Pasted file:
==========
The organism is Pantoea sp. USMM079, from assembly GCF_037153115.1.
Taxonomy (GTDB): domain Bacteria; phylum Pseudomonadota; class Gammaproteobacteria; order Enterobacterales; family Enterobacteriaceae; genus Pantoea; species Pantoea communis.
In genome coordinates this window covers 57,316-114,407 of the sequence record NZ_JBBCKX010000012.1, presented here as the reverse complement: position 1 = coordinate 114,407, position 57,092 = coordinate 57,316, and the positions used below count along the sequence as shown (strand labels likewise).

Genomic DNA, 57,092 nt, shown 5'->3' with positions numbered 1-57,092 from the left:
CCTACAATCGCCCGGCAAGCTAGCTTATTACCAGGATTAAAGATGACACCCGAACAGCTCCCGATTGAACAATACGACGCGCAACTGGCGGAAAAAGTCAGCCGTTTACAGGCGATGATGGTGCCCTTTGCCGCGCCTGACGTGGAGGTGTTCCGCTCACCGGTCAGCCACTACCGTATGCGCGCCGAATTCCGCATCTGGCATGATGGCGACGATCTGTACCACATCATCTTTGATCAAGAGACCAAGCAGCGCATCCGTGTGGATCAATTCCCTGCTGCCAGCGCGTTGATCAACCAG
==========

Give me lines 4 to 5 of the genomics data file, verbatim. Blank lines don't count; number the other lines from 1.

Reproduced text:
Genomic DNA, 57,092 nt, shown 5'->3' with positions numbered 1-57,092 from the left:
CCTACAATCGCCCGGCAAGCTAGCTTATTACCAGGATTAAAGATGACACCCGAACAGCTCCCGATTGAACAATACGACGCGCAACTGGCGGAAAAAGTCAGCCGTTTACAGGCGATGATGGTGCCCTTTGCCGCGCCTGACGTGGAGGTGTTCCGCTCACCGGTCAGCCACTACCGTATGCGCGCCGAATTCCGCATCTGGCATGATGGCGACGATCTGTACCACATCATCTTTGATCAAGAGACCAAGCAGCGCATCCGTGTGGATCAATTCCCTGCTGCCAGCGCGTTGATCAACCAG